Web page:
Virginia Business Leaders Bullish on Offshore Energy
Posted March 29, 2018
Recent analysis of the potential economic benefits of offshore natural gas and oil, finding that coastal states and the nation could see billions in annual industry spending, job creation and federal revenue sharing dollars over a 20-year period, has the attention of leaders in one of those key states – Virginia.
A group of 21 Virginia businesses, associations and other organizations have written to federal officials in support of opening more of the U.S. outer continental shelf (OCS) to safe development. The comments were filed with the Bureau of Ocean Energy Management (BOEM), which is putting together a new federal offshore leasing plan that will blueprint development from 2019-2024. From the letter:
The development of our nation’s offshore energy provides tremendous benefits for all industries, as it helps build our supplies, making energy more affordable for consumers and businesses. As a result, expanding the opportunities to explore offshore will help every state in the country, including Virginia.
For Virginia, developing the Atlantic OCS could spur an additional $1.8 billion in annual spending every year over 20-year study period, as well as support 25,000 jobs. According to research by Calash, the commonwealth also could realize nearly $235 million annually in revenue sharing with implementation of an arrangement similar to the current Gulf of Mexico federal/state revenue sharing agreement.
Miles Morin, executive director of the Virginia Petroleum Council, one of the letter’s signatories:
“The solidarity and support exhibited by these 21 groups demonstrates that the business community believes offshore exploration and development of American energy resources will serve as a catalyst for economic growth and investment in our state. The proposal could create thousands of high-paying jobs as well as a new revenue stream for the Commonwealth that could be used for bolstering our public education system and infrastructure.”
Other signers: Advance Integrated Technologies; Columbia Gas of Virginia; Domestic Fuels & Lubes; Dominion Energy; Environmental Standards, Inc.; NFIB-Virginia; NSC Technologies, Inc.; Prince William Chamber of Commerce; Thomas Jefferson Institute for Public Policy; Virginia Agribusiness Council; Virginia FREE; Virginia Hispanic Chamber of Commerce; Virginia Manufacturers Association; Virginia Marine Trades Association; Virginia Oil and Gas Association; Virginia Petroleum, Convenience and Grocery Association; Virginia Propane Gas Association; Virginia Ship Repair Association; Virginia Trucking Association; and Washington Gas.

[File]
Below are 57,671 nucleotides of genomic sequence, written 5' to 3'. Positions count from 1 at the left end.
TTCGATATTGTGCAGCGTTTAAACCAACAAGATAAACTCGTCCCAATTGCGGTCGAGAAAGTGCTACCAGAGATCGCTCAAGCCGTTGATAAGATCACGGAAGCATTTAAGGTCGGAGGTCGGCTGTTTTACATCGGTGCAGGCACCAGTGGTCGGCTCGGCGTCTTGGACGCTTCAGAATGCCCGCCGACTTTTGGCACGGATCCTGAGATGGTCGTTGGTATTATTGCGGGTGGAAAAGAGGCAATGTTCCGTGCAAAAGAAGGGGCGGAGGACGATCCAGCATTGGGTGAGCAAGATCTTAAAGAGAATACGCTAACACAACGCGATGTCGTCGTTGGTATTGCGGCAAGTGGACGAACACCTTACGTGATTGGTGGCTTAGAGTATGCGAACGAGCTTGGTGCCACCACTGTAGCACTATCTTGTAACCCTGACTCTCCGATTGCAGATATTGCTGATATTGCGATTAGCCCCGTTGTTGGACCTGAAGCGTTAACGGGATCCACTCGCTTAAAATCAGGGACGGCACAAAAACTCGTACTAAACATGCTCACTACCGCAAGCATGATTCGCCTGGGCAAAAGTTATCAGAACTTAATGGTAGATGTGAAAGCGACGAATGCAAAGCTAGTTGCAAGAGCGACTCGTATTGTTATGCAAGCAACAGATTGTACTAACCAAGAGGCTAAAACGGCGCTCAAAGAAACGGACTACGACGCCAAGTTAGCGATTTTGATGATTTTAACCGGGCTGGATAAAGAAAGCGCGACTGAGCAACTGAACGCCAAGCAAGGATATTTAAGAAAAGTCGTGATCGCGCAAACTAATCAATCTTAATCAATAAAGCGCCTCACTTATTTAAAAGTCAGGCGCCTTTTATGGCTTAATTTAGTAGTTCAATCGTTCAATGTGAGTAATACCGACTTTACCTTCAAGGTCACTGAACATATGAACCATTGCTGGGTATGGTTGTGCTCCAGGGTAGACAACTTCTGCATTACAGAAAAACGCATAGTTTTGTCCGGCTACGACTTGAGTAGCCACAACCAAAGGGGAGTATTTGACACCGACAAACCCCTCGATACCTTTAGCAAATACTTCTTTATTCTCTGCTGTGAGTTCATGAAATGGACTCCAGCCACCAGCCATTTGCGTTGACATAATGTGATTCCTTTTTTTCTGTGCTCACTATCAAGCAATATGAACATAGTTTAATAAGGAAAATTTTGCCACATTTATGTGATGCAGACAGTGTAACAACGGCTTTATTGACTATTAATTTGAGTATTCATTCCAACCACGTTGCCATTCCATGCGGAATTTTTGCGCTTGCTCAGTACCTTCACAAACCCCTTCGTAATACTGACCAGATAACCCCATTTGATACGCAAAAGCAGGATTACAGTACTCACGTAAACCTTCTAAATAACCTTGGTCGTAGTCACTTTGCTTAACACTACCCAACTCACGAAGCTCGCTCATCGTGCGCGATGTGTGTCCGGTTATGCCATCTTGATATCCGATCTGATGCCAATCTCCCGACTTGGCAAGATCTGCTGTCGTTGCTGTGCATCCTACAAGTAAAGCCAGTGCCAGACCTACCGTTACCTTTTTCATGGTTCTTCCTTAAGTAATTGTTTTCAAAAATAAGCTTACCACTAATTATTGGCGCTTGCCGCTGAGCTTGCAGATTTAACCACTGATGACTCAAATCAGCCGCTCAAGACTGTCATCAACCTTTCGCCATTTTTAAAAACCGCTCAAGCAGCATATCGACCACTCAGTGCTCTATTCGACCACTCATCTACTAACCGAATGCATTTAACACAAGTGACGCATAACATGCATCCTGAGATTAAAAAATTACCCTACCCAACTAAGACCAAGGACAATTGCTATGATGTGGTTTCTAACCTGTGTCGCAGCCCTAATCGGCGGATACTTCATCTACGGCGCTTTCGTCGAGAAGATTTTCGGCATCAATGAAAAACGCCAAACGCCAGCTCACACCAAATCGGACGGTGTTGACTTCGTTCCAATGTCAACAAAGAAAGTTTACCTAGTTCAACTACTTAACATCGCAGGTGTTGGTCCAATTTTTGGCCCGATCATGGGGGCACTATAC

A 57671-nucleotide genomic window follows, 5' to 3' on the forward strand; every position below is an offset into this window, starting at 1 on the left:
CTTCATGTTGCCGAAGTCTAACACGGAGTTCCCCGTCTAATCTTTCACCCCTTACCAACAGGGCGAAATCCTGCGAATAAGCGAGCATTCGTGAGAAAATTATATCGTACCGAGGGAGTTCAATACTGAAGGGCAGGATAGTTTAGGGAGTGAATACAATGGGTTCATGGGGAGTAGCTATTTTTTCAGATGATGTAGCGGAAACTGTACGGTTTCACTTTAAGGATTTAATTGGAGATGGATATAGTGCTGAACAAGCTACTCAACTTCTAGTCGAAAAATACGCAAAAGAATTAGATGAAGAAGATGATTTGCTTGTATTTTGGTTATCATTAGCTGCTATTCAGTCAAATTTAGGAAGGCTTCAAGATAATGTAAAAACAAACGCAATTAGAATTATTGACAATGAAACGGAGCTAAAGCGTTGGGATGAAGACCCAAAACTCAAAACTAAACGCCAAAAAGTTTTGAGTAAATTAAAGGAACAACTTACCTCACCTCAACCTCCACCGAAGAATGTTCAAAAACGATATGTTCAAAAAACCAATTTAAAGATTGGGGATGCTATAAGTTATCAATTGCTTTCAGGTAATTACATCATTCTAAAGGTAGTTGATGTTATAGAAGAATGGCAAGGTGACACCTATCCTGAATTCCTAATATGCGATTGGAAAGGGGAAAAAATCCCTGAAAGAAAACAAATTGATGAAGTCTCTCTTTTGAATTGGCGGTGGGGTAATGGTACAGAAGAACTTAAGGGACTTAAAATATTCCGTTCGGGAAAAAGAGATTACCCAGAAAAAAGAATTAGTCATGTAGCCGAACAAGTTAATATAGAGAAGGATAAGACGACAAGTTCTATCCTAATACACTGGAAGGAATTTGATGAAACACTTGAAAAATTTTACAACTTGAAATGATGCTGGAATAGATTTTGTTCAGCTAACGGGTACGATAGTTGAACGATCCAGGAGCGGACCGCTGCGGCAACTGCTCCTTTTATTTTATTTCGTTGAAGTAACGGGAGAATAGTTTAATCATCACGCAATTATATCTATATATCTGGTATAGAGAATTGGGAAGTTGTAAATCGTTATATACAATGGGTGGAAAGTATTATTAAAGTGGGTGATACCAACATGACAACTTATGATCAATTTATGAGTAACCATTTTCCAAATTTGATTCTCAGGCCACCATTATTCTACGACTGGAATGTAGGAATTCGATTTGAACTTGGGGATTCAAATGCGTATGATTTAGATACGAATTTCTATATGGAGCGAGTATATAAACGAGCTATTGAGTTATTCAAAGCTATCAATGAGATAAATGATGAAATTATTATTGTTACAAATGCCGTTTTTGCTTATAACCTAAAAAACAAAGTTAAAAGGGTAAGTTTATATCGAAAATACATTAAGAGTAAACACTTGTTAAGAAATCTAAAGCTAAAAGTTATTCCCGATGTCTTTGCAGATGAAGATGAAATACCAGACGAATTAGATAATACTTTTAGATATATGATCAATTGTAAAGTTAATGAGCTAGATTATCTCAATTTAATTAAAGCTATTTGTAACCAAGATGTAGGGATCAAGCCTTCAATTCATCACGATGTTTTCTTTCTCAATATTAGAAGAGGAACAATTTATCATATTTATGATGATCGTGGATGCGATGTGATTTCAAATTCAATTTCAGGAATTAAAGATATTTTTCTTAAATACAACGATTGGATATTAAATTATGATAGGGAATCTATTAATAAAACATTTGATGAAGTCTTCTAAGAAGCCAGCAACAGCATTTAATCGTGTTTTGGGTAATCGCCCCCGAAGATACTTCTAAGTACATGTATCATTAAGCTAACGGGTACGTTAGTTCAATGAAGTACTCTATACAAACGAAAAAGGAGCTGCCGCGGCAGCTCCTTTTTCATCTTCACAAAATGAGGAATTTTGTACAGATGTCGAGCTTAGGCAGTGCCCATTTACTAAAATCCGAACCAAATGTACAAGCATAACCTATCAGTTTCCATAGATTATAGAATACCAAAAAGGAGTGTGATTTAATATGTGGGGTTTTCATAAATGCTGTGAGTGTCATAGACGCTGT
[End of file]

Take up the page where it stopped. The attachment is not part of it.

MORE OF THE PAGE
Bill Crow, Virginia Ship Repair Association president, said safe offshore development represent direct growth opportunity for his group’s members, which would help lift the state’s economy:
“As a coastal state, Virginia has long possessed a strong marine repair industry. The members we represent are dependent on businesses and industries that rely on the vessels on our public waters. With today’s advanced technologies offshore oil and gas exploration can be done in a safe manner. Those advanced technologies and the best practices developed and implemented over the past decade have provided minimized impact to marine life and their respective ecosystems. … Knowing that our member companies, in support of their potential customers, can support repairs to the offshore oil and gas operations, we believe this will help to stimulate Virginia’s economy and business activity.”
Nicole Riley of the National Federation of Independent Business Virginia said developing the OCS is important for the future security of the commonwealth and the nation:
“Opening the U.S. Outer Continental Shelf for offshore oil and gas exploration would spur significant economic activity for localities and businesses along the coast and throughout Virginia. It would also help secure the Commonwealth’s energy future through domestic energy production, which is a critical component in ensuring Virginia’s small businesses operate in an affordable and efficient manner now and in the future.”
The public comment period on BOEM’s draft leasing program ended earlier this month. The draft proposal could fundamentally change the trajectory of U.S. offshore development, with 94 percent of the OCS under federal control off limits to development. The Interior Department has proposed opening up 90 percent of that off-limits acreage for consideration for future lease sales.
As we’ve posted, safe offshore development could be huge economically for entire states, and the needs of entire states need to be considered as BOEM finalizes its plan.
About The Author
Mark Green joined API after a career in newspaper journalism, including 16 years as national editorial writer for The Oklahoman in the paper’s Washington bureau. Previously, Mark was a reporter, copy editor and sports editor at an assortment of newspapers. He earned his journalism degree from the University of Oklahoma and master’s in journalism and public affairs from American University. He and his wife Pamela have two grown children and six grandchildren.